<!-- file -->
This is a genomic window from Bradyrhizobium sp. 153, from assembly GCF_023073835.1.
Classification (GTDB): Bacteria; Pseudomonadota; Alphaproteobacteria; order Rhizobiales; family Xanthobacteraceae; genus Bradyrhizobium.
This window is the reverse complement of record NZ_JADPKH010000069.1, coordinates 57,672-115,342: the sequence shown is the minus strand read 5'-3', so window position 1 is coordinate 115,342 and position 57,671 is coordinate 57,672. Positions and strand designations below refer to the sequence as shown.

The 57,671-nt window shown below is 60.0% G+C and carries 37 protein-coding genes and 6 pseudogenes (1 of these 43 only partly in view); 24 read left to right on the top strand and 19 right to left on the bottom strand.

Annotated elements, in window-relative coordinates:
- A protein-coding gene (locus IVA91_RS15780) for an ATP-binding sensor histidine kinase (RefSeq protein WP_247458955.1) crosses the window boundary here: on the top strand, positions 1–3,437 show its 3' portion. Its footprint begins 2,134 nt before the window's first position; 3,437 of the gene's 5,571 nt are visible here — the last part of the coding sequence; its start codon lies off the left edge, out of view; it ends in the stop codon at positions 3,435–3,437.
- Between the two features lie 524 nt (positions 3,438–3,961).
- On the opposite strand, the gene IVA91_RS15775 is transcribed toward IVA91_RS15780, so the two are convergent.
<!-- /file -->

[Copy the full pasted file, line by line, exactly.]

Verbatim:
This is a genomic window from Bradyrhizobium sp. 153, from assembly GCF_023073835.1.
Classification (GTDB): Bacteria; Pseudomonadota; Alphaproteobacteria; order Rhizobiales; family Xanthobacteraceae; genus Bradyrhizobium.
This window is the reverse complement of record NZ_JADPKH010000069.1, coordinates 57,672-115,342: the sequence shown is the minus strand read 5'-3', so window position 1 is coordinate 115,342 and position 57,671 is coordinate 57,672. Positions and strand designations below refer to the sequence as shown.

The 57,671-nt window shown below is 60.0% G+C and carries 37 protein-coding genes and 6 pseudogenes (1 of these 43 only partly in view); 24 read left to right on the top strand and 19 right to left on the bottom strand.

Annotated elements, in window-relative coordinates:
- A protein-coding gene (locus IVA91_RS15780) for an ATP-binding sensor histidine kinase (RefSeq protein WP_247458955.1) crosses the window boundary here: on the top strand, positions 1–3,437 show its 3' portion. Its footprint begins 2,134 nt before the window's first position; 3,437 of the gene's 5,571 nt are visible here — the last part of the coding sequence; its start codon lies off the left edge, out of view; it ends in the stop codon at positions 3,435–3,437.
- Between the two features lie 524 nt (positions 3,438–3,961).
- On the opposite strand, the gene IVA91_RS15775 is transcribed toward IVA91_RS15780, so the two are convergent.